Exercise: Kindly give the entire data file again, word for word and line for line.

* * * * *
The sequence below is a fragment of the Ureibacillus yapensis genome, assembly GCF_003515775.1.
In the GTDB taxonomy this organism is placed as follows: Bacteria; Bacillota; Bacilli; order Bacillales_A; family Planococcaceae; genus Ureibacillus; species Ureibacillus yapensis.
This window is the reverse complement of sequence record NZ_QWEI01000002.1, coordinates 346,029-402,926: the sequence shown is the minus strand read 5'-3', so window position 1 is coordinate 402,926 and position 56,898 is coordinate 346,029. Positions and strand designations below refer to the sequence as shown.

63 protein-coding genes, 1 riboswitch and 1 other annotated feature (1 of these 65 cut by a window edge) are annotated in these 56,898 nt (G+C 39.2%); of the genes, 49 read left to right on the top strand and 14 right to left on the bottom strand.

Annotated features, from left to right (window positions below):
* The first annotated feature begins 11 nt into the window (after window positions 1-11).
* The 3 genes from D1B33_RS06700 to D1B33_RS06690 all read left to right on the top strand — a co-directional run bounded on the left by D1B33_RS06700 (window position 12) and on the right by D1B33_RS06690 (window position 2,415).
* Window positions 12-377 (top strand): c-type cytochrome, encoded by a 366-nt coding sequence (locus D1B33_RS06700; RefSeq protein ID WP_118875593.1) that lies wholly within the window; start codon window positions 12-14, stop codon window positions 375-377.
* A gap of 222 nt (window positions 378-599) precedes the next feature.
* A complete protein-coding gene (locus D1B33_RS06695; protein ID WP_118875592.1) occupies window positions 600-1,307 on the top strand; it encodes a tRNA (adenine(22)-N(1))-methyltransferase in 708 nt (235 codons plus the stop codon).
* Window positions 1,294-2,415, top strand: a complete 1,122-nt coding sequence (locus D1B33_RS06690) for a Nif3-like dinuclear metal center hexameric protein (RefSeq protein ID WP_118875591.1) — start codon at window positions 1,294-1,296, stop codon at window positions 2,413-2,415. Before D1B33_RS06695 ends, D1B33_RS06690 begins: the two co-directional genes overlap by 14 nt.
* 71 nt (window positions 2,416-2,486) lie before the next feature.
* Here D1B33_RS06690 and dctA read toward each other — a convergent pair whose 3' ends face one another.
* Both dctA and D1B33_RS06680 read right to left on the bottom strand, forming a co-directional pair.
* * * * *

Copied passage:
The sequence below is a fragment of the Ureibacillus yapensis genome, assembly GCF_003515775.1.
In the GTDB taxonomy this organism is placed as follows: Bacteria; Bacillota; Bacilli; order Bacillales_A; family Planococcaceae; genus Ureibacillus; species Ureibacillus yapensis.
This window is the reverse complement of sequence record NZ_QWEI01000002.1, coordinates 346,029-402,926: the sequence shown is the minus strand read 5'-3', so window position 1 is coordinate 402,926 and position 56,898 is coordinate 346,029. Positions and strand designations below refer to the sequence as shown.

63 protein-coding genes, 1 riboswitch and 1 other annotated feature (1 of these 65 cut by a window edge) are annotated in these 56,898 nt (G+C 39.2%); of the genes, 49 read left to right on the top strand and 14 right to left on the bottom strand.

Annotated features, from left to right (window positions below):
* The first annotated feature begins 11 nt into the window (after window positions 1-11).
* The 3 genes from D1B33_RS06700 to D1B33_RS06690 all read left to right on the top strand — a co-directional run bounded on the left by D1B33_RS06700 (window position 12) and on the right by D1B33_RS06690 (window position 2,415).
* Window positions 12-377 (top strand): c-type cytochrome, encoded by a 366-nt coding sequence (locus D1B33_RS06700; RefSeq protein ID WP_118875593.1) that lies wholly within the window; start codon window positions 12-14, stop codon window positions 375-377.
* A gap of 222 nt (window positions 378-599) precedes the next feature.
* A complete protein-coding gene (locus D1B33_RS06695; protein ID WP_118875592.1) occupies window positions 600-1,307 on the top strand; it encodes a tRNA (adenine(22)-N(1))-methyltransferase in 708 nt (235 codons plus the stop codon).
* Window positions 1,294-2,415, top strand: a complete 1,122-nt coding sequence (locus D1B33_RS06690) for a Nif3-like dinuclear metal center hexameric protein (RefSeq protein ID WP_118875591.1) — start codon at window positions 1,294-1,296, stop codon at window positions 2,413-2,415. Before D1B33_RS06695 ends, D1B33_RS06690 begins: the two co-directional genes overlap by 14 nt.
* 71 nt (window positions 2,416-2,486) lie before the next feature.
* Here D1B33_RS06690 and dctA read toward each other — a convergent pair whose 3' ends face one another.
* Both dctA and D1B33_RS06680 read right to left on the bottom strand, forming a co-directional pair.